||I read a newspaper story that said that taking prozac with ecstasy can cause damage to my heart, is this true?|
||There is a story in this week's Arizona Daily Star [Mar, 2002] with the headline "Popping prozac won't protect brains of ecstasy users, experts say". The article includes a comment indicating that taking prozac after MDMA use can be dangerous. (A copy of the story can be found at mapinc.org.|
The only mention in the story of the danger of combining the two is the following:
"Experts say there are definite risks to mixing the drugs. Ecstasy can reduce Prozac's ability to calm depression. And a combination of both drugs could harm the heart, says pharmacist Darryl Inaba, chief executive of the Haight-Ashbury Free Clinics."
We contacted Dr Inaba by email to ask about his comments and whether he could point us at any research or references that suggested the combination of MDMA and Prozac was dangerous. He replied saying the reporter was in error and that he had never claimed the combination was more risky than MDMA alone.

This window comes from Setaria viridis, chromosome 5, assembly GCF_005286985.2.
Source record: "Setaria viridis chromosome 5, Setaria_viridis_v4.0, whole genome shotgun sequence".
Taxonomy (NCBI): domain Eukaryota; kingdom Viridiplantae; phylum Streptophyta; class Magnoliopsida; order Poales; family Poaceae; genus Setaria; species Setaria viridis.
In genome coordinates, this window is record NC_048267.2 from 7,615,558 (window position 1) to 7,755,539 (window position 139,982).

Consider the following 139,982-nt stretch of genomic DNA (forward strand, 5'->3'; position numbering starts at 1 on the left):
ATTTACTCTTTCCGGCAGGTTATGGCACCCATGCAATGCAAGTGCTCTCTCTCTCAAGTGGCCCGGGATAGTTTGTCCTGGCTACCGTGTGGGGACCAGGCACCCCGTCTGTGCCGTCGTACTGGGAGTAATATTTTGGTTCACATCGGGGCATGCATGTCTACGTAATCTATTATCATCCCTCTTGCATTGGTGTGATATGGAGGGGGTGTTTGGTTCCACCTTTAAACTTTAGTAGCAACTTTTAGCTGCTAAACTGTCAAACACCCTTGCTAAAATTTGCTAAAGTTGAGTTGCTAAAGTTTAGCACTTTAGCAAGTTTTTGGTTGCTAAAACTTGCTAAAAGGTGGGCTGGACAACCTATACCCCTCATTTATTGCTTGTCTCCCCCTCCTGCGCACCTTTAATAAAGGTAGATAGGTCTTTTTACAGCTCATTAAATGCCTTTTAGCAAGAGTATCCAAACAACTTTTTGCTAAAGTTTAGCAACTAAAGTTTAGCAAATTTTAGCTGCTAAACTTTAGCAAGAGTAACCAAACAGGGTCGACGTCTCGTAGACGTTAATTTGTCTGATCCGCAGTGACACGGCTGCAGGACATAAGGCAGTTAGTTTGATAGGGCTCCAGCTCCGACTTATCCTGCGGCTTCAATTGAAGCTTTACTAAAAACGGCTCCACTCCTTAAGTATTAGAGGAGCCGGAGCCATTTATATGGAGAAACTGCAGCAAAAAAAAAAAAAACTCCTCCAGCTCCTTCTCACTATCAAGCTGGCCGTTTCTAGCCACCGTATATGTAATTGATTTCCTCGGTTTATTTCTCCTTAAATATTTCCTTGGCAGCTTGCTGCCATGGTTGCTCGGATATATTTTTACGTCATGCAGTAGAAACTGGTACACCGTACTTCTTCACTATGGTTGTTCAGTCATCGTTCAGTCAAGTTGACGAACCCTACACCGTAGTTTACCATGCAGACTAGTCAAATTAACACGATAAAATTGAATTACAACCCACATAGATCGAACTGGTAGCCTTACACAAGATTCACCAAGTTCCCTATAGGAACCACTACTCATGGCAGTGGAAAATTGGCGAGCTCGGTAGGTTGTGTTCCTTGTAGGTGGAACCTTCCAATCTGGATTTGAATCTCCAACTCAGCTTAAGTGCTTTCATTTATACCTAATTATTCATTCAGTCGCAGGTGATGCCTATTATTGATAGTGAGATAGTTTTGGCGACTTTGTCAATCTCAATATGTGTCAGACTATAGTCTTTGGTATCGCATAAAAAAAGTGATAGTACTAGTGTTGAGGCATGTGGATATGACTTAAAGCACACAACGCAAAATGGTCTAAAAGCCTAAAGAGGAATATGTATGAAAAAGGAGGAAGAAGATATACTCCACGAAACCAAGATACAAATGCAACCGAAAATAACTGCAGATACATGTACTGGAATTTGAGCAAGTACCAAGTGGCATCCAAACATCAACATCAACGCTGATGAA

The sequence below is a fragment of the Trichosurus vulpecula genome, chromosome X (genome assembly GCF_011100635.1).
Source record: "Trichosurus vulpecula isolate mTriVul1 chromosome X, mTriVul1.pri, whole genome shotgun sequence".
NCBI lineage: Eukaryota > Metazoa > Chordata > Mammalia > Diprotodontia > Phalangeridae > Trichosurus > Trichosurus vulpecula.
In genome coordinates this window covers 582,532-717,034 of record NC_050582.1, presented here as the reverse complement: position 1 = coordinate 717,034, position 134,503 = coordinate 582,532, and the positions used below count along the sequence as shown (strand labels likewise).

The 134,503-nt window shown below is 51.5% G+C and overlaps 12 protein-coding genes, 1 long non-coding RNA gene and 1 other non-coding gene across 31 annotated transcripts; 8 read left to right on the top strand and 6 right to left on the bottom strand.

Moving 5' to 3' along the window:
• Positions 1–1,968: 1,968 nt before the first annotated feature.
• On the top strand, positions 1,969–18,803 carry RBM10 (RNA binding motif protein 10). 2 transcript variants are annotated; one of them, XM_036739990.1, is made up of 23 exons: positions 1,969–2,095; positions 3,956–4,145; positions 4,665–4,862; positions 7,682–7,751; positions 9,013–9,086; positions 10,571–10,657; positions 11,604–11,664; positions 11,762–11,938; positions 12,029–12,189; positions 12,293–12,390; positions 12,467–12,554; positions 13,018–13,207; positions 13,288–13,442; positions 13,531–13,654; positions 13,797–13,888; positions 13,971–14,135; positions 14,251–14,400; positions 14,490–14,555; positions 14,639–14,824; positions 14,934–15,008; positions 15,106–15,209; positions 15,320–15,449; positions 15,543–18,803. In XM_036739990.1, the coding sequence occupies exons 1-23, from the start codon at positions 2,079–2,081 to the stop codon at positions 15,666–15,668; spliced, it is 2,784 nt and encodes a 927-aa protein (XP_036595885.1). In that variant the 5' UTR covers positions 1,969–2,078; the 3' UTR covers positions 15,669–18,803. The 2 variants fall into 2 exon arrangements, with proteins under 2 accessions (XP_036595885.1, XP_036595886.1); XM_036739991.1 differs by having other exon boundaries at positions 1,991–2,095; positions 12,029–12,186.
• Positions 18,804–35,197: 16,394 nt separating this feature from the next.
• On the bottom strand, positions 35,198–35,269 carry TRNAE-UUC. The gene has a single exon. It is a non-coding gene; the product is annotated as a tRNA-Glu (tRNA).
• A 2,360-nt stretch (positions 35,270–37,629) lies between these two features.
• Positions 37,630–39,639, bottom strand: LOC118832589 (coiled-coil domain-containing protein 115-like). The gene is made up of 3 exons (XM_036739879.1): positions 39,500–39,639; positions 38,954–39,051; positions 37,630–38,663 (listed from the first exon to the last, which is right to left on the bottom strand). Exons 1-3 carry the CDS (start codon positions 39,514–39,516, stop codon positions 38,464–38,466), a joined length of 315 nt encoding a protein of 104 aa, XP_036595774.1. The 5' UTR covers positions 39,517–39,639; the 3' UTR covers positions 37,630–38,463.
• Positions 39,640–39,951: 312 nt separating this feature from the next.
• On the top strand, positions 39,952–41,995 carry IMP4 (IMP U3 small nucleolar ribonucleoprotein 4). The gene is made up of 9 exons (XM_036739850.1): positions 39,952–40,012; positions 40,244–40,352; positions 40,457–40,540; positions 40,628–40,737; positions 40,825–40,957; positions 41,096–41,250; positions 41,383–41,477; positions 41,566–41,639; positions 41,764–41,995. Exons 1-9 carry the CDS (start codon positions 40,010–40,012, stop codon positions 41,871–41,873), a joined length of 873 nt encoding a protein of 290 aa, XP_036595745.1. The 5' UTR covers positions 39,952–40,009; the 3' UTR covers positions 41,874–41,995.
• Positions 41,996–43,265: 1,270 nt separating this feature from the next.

There is certainly reason to be concerned that the use of Ecstasy could be dangerous for people with cardiac problems. There is also reason to be concerned for people with depression problems because of the post-E crash, depression, and/or emotional instability which occurs for many users. But there is no credible published or anecdotal evidence which shows that taking SSRI's after MDMA increases any known risks (though it is important to note that just because something hasn't been shown to be dangerous doesn't mean it's safe).
The issue is complex, as most medical and scientific issues are, and is the subject of a response letter we wrote to the New England Journal of Medicine.
As a side note, it is amusing that the title of the Arizona Daily Star's article is completely out of touch with its content. No expert quoted in the story says that "popping prozac won't protect the brains of ecstasy users", or anything of the sort. While the question of whether SSRIs protect against MDMA-related neurotoxicity in humans as effectively as they do in rat-studies has not yet been addressed, the article doesn't quote a single 'expert' supporting the author's view that they do not offer protection.
[ Chemicals ]
[ MDMA (Ecstasy) ]
[ SSRIs ]